Let’s take a closer look at this idea by just looking at the lower bound of the confidence interval for two different levels of confidence.
Take a look at the left panel of the figure above. To find the lower bound of the 95% confidence interval we constructed a sampling distribution and slid this sampling distribution down until we found the \(\beta_1\) for which the sample \(b_1\) would be right at the start of the .025 unlikely tail. The \(\beta_1\) for the lower bound turned out to be 0.67; any \(\beta_1\) lower than this would be unlikely to produce our sample (and therefore we would not include such a \(\beta_1\) in our confidence interval).
If we change the desired level of confidence to 99%, the tails that we define as unlikely will be smaller. With a smaller tail (now .005), we need to slide the sampling distribution further down (to the left) until the sample \(b_1\) crosses into the unlikely region of the upper tail. As we move the sampling distribution down, the lower bound (the center of that sampling distribution) also moves down, to 2.93.
In order to go from a 95% confidence interval to a 99% interval we need to move the sampling distribution from the upper bound up and from the lower bound down thus moving the sampling distributions farther apart, making the 99% confidence interval wider relative to the 95% confidence interval.
Standard Error
Other than the level of confidence, the other factor that affects the width of the confidence interval is the standard error. The greater the standard error – i.e., the wider the sampling distribution – the wider the confidence interval will be.
We can illustrate this idea in the pictures below. In the first picture, we again have illustrated the confidence interval for \(\beta_1\) for the Condition
model in the tipping study. We constructed a sampling distribution, then moved it down and up until the sample \(b_1\) crossed over into the .025 unlikely zone.
Now, if we artificially make the standard error lower (e.g., revising it from 3.3 down to 2.0), you can see in the picture below that the two sampling distributions get narrower. If we don’t move their centers from the previous lower and upper bounds, you can see that the sample \(b_1\) is now highly unlikely to have come from either of these narrower sampling distributions.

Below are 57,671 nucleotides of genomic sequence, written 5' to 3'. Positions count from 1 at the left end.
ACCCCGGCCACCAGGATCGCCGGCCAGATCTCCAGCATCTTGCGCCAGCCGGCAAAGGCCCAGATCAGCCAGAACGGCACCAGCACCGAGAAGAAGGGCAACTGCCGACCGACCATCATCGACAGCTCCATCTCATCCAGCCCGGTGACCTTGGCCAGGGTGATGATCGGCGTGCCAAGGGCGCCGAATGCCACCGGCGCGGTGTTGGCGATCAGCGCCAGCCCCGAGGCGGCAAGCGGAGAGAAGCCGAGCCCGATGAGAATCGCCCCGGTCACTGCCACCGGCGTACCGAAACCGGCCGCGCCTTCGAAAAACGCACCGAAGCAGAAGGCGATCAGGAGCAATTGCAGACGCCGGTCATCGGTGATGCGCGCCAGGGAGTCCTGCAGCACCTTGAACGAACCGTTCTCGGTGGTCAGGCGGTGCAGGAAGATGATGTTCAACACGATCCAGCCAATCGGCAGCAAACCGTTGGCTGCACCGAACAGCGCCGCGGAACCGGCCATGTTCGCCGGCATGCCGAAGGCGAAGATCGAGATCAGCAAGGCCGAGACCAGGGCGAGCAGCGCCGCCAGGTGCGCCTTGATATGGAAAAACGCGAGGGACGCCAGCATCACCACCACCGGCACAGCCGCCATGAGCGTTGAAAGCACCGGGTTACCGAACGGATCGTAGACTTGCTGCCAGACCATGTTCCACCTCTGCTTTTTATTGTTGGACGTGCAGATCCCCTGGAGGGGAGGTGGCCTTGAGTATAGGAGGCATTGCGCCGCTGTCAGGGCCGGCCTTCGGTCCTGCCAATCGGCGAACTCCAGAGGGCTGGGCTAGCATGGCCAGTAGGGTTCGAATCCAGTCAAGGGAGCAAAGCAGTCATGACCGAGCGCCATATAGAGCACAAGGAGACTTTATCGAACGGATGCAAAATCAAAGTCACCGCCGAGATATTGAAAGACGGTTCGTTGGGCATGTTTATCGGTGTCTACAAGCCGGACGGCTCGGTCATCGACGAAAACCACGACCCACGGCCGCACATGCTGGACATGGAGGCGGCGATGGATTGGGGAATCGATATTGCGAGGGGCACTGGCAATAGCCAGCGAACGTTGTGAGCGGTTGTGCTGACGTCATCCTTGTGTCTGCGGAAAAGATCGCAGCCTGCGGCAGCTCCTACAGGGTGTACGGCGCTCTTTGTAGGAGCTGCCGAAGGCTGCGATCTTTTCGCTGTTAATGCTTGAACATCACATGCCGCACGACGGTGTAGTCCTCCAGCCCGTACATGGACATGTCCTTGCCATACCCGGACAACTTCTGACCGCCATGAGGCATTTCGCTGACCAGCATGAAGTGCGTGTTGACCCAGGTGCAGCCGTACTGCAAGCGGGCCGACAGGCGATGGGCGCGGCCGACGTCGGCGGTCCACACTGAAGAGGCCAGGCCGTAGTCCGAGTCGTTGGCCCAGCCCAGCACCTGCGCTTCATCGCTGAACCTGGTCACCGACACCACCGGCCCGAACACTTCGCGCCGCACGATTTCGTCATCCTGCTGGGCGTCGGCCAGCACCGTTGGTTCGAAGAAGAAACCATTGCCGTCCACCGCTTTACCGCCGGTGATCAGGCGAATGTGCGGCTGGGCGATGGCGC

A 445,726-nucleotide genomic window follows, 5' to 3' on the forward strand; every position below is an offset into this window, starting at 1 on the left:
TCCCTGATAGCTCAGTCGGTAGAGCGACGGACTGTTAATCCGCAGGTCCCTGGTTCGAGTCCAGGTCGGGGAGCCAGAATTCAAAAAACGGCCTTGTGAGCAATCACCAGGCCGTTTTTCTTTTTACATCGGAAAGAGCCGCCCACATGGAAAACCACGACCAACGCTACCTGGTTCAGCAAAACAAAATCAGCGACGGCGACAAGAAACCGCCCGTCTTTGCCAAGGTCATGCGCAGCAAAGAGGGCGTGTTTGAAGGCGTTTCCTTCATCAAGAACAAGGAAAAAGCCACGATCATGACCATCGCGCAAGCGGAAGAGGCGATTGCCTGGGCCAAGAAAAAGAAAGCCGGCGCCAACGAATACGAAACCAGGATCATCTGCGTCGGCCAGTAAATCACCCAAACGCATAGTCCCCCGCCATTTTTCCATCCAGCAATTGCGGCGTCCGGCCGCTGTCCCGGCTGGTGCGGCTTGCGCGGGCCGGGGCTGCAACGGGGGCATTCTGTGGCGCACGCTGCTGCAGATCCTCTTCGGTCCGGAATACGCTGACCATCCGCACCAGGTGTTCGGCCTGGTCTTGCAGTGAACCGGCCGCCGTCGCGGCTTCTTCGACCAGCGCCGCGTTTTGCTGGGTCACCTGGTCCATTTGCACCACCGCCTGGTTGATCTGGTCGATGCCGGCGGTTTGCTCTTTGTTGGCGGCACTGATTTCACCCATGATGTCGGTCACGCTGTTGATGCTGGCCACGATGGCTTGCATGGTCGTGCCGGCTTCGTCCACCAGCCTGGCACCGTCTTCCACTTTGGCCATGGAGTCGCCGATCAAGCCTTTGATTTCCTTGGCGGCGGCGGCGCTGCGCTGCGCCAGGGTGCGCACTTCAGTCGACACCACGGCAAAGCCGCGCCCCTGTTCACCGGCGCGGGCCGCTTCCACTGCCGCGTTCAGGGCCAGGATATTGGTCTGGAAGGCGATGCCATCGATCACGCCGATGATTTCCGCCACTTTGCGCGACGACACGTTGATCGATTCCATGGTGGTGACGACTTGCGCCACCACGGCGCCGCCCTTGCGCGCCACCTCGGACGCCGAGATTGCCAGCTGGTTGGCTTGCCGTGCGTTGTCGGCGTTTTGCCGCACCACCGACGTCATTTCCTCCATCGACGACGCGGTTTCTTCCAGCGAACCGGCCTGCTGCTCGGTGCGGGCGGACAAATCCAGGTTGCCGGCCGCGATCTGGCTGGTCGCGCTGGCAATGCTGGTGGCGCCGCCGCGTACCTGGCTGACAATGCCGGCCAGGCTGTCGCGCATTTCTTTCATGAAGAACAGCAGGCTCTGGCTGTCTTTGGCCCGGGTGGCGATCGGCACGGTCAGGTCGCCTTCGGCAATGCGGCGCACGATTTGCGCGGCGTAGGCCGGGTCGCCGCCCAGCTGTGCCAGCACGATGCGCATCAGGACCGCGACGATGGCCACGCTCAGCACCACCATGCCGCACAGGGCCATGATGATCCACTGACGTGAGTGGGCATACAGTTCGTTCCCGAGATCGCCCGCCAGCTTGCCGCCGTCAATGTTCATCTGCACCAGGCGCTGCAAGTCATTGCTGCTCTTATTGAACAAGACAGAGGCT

To find the 95% confidence interval, we want to make the sample \(b_1\) fall right on the .025 cutoff. To do this we will need to slide the narrower sampling distributions closer together to the point where the sample \(b_1\) just crosses over into each sampling distribution’s unlikely zone. Doing that also moves the lower and upper bounds (represented by the dotted lines) closer together.
In general, therefore, as standard error gets smaller, the confidence interval gets narrower, and as standard error increases, the confidence interval gets wider.
What Affects Standard Error?
There are two things that affect standard error. One is the standard deviation of the outcome variable, in this case Tip
, in the DGP. This is something you have little control over, unless you are designing the outcome measure and can make it less subject to measurement error.
The other thing that has a major effect on standard error is the sample size in the study. We’ve looked at this before when we looked at the effect of increasing the number of tables studied from n=44 to n=88. The larger the sample, the lower the standard error. For this reason, if you want less uncertainty in your estimate of \(\beta_1\), you should try to increase the sample size in your study.
In the code window below, try your hand at calculating the 95% confidence interval for the original data with 44 tables, and for the doubled data set with 88 tables (TipExp2
). We predict the one calculated from 88 tables will be narrower.
require(coursekata)
TipExp2 < rbind(TipExperiment, TipExperiment)
# this calculates the confidence interval from the original 44 tables
confint(lm(Tip ~ Condition, data = TipExperiment))
# calculate the confidence interval for TipExp2 containing 88 tables
# this calculates the confidence interval from the original 44 tables
confint(lm(Tip ~ Condition, data = TipExperiment))
# calculate the confidence interval for TipExp2 containing 88 tables
confint(lm(Tip ~ Condition, data = TipExp2))
ex() %>% {
check_function(., "confint", index = 1) %>%
check_result() %>%
check_equal()
check_function(., "confint", index = 2) %>%
check_result() %>%
check_equal()
}